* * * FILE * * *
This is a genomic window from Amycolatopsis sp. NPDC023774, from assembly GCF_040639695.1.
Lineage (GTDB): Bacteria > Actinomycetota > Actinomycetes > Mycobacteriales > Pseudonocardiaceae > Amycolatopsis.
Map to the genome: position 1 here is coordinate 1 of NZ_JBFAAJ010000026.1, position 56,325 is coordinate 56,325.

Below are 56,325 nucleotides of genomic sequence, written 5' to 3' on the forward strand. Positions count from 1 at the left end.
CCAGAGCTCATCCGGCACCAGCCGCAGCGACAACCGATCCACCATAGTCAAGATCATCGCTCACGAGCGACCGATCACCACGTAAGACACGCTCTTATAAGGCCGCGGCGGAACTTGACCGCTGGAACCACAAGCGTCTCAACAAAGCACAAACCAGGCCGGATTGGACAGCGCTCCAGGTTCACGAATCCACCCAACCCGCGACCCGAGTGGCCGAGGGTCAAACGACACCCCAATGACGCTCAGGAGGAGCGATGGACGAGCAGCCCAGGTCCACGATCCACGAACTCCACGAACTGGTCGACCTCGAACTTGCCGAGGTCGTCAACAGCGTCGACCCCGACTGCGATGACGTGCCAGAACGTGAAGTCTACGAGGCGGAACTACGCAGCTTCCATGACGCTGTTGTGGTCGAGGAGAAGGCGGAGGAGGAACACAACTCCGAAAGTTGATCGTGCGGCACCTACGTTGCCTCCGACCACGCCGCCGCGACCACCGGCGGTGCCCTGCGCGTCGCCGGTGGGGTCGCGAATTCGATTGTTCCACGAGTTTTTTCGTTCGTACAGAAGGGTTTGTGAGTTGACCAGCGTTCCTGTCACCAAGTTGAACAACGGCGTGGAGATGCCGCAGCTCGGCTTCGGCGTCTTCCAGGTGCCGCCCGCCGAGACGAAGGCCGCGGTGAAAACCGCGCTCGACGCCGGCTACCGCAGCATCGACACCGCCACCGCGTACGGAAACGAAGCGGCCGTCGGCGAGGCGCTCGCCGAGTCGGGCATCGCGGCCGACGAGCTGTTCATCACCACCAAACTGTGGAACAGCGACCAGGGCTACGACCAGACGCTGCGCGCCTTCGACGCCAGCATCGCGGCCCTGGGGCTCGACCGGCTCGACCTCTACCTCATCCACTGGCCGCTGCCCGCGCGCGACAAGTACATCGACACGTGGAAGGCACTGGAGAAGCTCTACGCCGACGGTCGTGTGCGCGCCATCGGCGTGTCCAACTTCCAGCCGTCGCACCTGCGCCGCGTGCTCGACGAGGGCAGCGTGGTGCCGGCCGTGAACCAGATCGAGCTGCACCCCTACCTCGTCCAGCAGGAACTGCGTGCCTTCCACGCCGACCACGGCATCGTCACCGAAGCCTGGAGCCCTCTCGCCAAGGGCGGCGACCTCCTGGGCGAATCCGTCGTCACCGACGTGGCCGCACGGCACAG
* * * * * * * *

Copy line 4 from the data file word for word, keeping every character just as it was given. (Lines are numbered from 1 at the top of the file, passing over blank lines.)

Below are 56,325 nucleotides of genomic sequence, written 5' to 3' on the forward strand. Positions count from 1 at the left end.